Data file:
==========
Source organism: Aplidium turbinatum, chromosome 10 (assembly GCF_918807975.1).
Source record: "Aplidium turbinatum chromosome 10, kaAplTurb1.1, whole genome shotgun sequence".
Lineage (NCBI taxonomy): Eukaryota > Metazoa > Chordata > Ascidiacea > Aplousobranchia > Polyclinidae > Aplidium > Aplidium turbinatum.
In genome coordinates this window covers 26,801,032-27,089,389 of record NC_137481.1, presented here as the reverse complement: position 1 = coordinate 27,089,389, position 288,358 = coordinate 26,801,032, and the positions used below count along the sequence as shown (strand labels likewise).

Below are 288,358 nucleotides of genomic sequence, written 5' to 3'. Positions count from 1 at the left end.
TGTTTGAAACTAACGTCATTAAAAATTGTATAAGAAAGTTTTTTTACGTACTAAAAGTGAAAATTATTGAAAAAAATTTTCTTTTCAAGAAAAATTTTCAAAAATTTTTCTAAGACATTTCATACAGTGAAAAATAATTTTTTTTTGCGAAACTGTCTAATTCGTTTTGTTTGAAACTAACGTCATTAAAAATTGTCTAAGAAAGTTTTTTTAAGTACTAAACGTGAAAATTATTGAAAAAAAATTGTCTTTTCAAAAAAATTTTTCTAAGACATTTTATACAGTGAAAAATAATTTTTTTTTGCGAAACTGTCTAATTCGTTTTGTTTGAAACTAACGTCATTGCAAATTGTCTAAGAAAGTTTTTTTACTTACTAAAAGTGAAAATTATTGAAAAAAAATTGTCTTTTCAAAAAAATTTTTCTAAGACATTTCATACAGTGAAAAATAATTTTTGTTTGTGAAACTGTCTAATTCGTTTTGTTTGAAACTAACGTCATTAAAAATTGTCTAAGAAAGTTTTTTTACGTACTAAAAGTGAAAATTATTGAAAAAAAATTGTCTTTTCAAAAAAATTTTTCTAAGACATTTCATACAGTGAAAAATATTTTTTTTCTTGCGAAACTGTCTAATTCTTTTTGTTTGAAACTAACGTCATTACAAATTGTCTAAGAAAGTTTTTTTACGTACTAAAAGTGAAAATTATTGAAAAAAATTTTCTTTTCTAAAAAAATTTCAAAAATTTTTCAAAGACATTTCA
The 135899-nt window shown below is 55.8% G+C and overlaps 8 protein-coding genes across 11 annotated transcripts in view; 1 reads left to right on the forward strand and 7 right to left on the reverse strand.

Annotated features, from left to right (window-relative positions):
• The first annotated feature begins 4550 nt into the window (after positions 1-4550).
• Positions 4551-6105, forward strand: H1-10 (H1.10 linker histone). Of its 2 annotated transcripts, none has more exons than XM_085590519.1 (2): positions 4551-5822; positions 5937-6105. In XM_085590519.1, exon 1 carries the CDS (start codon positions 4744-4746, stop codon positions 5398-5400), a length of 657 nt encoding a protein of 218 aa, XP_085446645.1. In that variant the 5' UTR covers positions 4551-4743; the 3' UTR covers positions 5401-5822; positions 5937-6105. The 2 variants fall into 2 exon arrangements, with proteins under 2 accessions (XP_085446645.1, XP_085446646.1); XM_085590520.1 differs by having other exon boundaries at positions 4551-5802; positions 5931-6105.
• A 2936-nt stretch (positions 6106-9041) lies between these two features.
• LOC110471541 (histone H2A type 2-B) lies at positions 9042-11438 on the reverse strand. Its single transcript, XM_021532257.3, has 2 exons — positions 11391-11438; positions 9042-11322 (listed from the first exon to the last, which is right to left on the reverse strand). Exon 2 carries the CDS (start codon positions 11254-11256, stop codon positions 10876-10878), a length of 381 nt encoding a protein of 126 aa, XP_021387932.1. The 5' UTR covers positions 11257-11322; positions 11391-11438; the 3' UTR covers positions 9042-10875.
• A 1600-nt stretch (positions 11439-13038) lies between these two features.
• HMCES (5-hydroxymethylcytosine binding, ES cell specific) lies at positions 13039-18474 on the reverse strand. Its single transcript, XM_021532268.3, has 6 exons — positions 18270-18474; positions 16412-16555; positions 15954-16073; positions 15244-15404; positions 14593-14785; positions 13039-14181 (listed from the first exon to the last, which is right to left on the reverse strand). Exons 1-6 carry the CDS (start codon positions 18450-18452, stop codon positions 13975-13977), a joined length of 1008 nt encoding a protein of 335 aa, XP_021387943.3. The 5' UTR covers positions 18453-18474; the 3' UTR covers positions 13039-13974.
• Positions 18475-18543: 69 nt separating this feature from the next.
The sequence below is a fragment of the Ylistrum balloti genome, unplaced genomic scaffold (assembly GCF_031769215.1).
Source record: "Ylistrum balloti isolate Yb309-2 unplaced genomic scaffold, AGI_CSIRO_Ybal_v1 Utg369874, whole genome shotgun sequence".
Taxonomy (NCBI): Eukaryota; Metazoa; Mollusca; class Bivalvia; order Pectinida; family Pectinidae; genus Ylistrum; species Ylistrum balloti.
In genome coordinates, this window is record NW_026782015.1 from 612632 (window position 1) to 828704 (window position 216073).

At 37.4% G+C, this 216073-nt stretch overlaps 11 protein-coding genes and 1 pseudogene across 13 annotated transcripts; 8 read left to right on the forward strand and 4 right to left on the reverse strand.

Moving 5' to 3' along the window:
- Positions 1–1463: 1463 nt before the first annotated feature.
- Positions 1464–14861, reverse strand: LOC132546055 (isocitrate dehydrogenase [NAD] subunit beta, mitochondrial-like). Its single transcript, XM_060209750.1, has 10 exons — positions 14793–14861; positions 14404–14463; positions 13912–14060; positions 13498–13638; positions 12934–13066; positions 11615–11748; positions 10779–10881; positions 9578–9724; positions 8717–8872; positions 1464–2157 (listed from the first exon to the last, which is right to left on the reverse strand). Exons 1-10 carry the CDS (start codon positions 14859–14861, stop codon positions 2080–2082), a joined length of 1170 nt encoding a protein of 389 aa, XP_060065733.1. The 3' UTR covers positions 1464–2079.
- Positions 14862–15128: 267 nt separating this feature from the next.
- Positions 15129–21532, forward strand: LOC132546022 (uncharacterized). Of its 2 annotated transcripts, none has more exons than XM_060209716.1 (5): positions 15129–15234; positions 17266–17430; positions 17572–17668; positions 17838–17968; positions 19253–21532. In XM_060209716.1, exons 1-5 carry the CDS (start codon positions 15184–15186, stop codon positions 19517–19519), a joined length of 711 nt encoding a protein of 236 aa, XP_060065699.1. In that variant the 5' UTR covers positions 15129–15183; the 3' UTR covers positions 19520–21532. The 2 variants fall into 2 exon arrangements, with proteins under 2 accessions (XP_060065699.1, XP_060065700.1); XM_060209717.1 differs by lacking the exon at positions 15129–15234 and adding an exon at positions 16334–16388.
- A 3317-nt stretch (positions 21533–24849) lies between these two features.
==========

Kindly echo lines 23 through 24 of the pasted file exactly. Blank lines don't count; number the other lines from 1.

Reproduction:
- Positions 1464–14861, reverse strand: LOC132546055 (isocitrate dehydrogenase [NAD] subunit beta, mitochondrial-like). Its single transcript, XM_060209750.1, has 10 exons — positions 14793–14861; positions 14404–14463; positions 13912–14060; positions 13498–13638; positions 12934–13066; positions 11615–11748; positions 10779–10881; positions 9578–9724; positions 8717–8872; positions 1464–2157 (listed from the first exon to the last, which is right to left on the reverse strand). Exons 1-10 carry the CDS (start codon positions 14859–14861, stop codon positions 2080–2082), a joined length of 1170 nt encoding a protein of 389 aa, XP_060065733.1. The 3' UTR covers positions 1464–2079.
- Positions 14862–15128: 267 nt separating this feature from the next.